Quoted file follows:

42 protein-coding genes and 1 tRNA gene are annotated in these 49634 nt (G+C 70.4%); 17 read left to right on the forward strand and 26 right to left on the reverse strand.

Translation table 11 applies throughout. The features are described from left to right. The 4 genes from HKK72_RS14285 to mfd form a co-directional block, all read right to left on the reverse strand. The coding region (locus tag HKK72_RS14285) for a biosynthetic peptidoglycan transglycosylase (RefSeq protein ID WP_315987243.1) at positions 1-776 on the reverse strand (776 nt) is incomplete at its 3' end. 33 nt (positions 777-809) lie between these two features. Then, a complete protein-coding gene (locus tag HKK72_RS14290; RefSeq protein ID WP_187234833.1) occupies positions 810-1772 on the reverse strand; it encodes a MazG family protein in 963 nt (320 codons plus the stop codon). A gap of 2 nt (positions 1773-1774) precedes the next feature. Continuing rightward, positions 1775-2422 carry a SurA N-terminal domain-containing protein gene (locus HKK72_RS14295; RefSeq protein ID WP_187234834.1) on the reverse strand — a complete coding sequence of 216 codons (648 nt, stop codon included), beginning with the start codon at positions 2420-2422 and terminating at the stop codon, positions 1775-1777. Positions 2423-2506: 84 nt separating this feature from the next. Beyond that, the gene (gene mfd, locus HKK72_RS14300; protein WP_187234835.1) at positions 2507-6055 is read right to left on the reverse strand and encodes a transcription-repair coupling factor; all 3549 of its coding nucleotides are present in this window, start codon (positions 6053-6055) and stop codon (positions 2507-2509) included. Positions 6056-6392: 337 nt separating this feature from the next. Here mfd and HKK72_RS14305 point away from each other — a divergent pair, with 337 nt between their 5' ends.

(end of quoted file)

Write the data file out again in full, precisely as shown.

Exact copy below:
42 protein-coding genes and 1 tRNA gene are annotated in these 49634 nt (G+C 70.4%); 17 read left to right on the forward strand and 26 right to left on the reverse strand.

Translation table 11 applies throughout. The features are described from left to right. The 4 genes from HKK72_RS14285 to mfd form a co-directional block, all read right to left on the reverse strand. The coding region (locus tag HKK72_RS14285) for a biosynthetic peptidoglycan transglycosylase (RefSeq protein ID WP_315987243.1) at positions 1-776 on the reverse strand (776 nt) is incomplete at its 3' end. 33 nt (positions 777-809) lie between these two features. Then, a complete protein-coding gene (locus tag HKK72_RS14290; RefSeq protein ID WP_187234833.1) occupies positions 810-1772 on the reverse strand; it encodes a MazG family protein in 963 nt (320 codons plus the stop codon). A gap of 2 nt (positions 1773-1774) precedes the next feature. Continuing rightward, positions 1775-2422 carry a SurA N-terminal domain-containing protein gene (locus HKK72_RS14295; RefSeq protein ID WP_187234834.1) on the reverse strand — a complete coding sequence of 216 codons (648 nt, stop codon included), beginning with the start codon at positions 2420-2422 and terminating at the stop codon, positions 1775-1777. Positions 2423-2506: 84 nt separating this feature from the next. Beyond that, the gene (gene mfd, locus HKK72_RS14300; protein WP_187234835.1) at positions 2507-6055 is read right to left on the reverse strand and encodes a transcription-repair coupling factor; all 3549 of its coding nucleotides are present in this window, start codon (positions 6053-6055) and stop codon (positions 2507-2509) included. Positions 6056-6392: 337 nt separating this feature from the next. Here mfd and HKK72_RS14305 point away from each other — a divergent pair, with 337 nt between their 5' ends.